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Putting off a car repair? It could cost you in the long run

A new survey shows millions of motorists are turning a blind eye to damage, even though it could come back to bite them harder in the future

Millions of drivers have delayed having their car fixed and then seen the problem escalate into a major and expensive repair.

As we have reported before here at The Car Expert, putting off repairs to your car is not only a bad idea in terms of safety but it rarely gives you the money you think you’ve saved by ignoring the fix.

Now a new survey out today shows that millions of motorists are still turning a blind eye to damage even though it will come back and bite them harder in the future.

More than 19 million drivers have not repaired damage to their vehicles for more than a month, reveals the research from Churchill Insurance. And it’s not just cosmetic damage such as bodywork dents – the survey shows that six million motorists have put off having repairs done to their brakes.

Two-thirds of car mechanics questioned in the research said they see cars every week where repairs have been left too long. And yet ignoring minor issues could cost drivers up to £5,000.

For most motorists, the main reason for driving with damage is that they believe the issue is only cosmetic, while a fifth ignore these issues because they know they can get away with it. Around 20% say they can’t afford repairs, while lockdown during the recent pandemic and a lack of time were also contributing factors.

A third of drivers (13 million) admitted to leaving damage to bodywork for more than a month, with five million not repairing it for more than a year.

Top five reasons for driving with damage or a fault
Reason%
The problem was only cosmetic33%
I knew I could get away with driving it despite the damage20%
I couldn’t afford to fix it19%
I’ve not been using my car as much during lockdown14%
I didn’t have time to get the problem fixed14%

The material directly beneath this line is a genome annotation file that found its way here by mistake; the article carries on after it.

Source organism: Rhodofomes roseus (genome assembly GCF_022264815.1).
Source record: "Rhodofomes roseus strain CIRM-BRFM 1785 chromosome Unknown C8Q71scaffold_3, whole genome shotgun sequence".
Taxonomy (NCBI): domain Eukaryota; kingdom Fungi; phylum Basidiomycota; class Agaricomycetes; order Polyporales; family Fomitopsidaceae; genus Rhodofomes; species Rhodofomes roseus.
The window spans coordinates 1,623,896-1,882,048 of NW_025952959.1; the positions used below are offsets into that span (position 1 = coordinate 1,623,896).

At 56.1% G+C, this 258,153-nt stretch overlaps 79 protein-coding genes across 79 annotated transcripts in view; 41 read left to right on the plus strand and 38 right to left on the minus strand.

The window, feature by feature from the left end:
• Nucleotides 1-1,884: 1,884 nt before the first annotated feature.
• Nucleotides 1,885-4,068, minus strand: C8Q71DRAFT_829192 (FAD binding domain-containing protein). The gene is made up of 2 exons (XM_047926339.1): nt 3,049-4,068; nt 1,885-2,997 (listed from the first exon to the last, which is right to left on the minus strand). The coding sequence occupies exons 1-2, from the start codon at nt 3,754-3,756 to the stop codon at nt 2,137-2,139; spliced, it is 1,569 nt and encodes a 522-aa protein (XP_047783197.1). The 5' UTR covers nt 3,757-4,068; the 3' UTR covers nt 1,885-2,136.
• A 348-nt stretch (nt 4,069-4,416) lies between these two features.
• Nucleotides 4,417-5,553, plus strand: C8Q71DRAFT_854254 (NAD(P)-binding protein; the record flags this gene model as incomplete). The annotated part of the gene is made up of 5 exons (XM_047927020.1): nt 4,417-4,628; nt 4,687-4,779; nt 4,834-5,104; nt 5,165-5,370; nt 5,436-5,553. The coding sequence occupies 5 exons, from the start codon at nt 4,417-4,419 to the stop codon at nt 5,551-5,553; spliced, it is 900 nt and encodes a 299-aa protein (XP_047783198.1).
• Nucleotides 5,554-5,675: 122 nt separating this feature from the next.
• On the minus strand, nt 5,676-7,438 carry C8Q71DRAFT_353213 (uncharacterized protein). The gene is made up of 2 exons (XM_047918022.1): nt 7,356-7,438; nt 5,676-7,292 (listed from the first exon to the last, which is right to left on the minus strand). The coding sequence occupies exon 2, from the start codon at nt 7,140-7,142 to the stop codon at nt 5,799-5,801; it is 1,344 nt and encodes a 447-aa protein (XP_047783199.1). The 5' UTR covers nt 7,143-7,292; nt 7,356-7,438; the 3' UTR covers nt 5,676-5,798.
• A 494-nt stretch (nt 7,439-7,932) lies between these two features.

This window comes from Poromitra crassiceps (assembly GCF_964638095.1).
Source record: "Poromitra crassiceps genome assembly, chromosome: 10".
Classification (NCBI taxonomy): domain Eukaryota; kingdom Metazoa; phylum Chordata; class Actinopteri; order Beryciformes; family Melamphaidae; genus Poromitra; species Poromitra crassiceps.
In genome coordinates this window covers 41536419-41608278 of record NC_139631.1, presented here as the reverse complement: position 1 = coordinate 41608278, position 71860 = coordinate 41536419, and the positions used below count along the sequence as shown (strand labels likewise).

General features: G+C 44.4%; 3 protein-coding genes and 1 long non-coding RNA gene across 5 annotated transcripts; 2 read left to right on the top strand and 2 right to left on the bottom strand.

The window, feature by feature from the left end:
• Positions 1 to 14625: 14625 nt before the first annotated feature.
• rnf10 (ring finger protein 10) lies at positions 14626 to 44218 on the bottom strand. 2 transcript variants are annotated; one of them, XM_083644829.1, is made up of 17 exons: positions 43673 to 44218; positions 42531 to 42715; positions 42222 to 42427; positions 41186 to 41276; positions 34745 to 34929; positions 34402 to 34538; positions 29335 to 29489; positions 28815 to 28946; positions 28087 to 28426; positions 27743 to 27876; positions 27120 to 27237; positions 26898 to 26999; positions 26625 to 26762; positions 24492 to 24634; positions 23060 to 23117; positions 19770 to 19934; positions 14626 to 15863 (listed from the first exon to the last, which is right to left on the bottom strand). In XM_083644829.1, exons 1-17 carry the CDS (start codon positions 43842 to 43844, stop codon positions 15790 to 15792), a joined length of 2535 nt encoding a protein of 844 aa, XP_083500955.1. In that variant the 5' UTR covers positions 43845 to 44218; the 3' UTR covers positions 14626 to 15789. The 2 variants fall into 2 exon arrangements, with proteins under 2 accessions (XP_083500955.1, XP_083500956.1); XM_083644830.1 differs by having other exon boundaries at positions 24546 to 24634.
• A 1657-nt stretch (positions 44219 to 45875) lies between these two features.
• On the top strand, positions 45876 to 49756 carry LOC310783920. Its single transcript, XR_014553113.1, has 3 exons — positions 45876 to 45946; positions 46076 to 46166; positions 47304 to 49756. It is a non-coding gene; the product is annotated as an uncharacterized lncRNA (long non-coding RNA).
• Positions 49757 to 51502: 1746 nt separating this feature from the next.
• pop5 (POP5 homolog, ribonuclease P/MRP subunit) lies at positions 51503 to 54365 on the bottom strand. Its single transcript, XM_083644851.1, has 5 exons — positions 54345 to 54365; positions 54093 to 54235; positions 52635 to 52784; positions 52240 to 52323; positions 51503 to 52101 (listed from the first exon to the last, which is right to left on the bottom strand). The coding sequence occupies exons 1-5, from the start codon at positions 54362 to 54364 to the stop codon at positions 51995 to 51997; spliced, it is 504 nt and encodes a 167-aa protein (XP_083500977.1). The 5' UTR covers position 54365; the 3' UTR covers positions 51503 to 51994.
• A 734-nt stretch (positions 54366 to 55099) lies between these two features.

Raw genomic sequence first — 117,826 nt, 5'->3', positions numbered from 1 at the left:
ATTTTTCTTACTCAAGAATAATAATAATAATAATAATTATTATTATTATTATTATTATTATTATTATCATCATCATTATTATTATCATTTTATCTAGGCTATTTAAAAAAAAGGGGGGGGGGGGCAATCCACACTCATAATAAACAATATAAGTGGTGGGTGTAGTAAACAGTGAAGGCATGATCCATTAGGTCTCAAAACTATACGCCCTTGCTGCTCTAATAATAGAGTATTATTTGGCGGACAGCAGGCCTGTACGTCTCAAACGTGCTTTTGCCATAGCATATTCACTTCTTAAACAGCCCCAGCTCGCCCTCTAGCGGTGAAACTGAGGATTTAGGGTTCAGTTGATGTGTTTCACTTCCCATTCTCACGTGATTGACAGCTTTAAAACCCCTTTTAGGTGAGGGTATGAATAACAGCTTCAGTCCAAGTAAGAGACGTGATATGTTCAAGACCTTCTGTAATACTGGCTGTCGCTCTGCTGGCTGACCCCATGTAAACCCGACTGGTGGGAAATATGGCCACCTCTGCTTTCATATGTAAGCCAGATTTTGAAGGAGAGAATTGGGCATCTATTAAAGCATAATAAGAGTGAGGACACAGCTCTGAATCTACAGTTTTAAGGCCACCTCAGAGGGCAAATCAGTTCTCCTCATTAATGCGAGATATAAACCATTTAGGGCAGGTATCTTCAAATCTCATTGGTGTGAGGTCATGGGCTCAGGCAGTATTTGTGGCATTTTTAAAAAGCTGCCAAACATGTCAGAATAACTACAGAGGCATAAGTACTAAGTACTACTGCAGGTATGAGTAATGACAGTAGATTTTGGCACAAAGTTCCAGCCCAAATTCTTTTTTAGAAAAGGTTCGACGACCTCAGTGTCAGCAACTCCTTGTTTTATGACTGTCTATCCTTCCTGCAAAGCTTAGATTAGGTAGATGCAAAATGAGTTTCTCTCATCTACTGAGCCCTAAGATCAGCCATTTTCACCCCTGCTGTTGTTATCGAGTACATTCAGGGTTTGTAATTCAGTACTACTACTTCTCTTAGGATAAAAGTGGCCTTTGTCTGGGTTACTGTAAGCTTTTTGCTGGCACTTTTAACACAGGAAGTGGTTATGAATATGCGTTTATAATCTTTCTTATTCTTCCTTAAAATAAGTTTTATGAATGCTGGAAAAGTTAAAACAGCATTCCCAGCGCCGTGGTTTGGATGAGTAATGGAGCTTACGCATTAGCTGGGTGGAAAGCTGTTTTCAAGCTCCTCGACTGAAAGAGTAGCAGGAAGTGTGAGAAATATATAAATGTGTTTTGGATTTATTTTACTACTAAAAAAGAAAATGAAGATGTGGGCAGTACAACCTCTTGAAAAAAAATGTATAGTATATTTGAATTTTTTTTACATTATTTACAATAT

Source: Churchill Motor Insurance 2021

“We understand the reasons drivers do not immediately get bumps and scrapes to bodywork repaired as they are probably seen as minor issues and can be expensive to repair,” says Nicholas Mantel, head of motor insurance for Churchill.

“However, minor issues can quickly become major if they are not dealt with. Engine noises which could be sorted out with a £10 oil replacement, for example, could amount to needing a new engine, costing thousands if ignored for too long.

How bad could it get?
Type of repairPotential cost straight awayPotential cost if delayed
Hand brake sticking£100£324
Paint damage£15£102
Engine noises£10£5,000
Windscreen crack£189£250
Wheel bearing£300£800
Brake pads£252£450
Overheating£60£1,000
Low tyre pressure£2£100
Slow punctures£100£900
Source: Churchill Motor Insurance 2021

“The research also highlights how drivers are not taking problems with car brakes seriously. Brake failure can lead to road traffic accidents and drivers are putting themselves and the public at high risk,” says Nicholas Mantel.

“While we sympathise with car owners, we recommend tending to even the small issues as quickly as possible, not only to save money and avoid a bigger bill in the future, but also to avoid road accidents or injury.”

If you’re worried about shelling out for repairs on your car, you might want to consider a used car warranty to protect you from the largest expenses.

Here at The Car Expert, we have some fantastic warranty offers for our readers provided by our commercial partners. If you’re interested in a used car warranty, you should check these out:

Tom Johnstonhttp://johnstonmedia.com/
Tom Johnston was the first-ever reporter on national motoring magazine Auto Express. He went on to become that magazine’s News Editor and Assistant Editor, and has also been Motoring Correspondent for the Daily Star and contributor to the Daily and Sunday Express. Today, as a freelance writer, content creator and copy editor, Tom works with exciting and interesting websites and magazines on varied projects.

1 COMMENT


  1. Looks like an exaggerated survey to me. 19 million drivers not had repairs done to damage in the last month? Really? This is the danger of surveying a few hundred people and then transferring the results to the whole driving population. Churchill should publish the actual survey results, including the number surveyed. Not very impressed with this nonsense.

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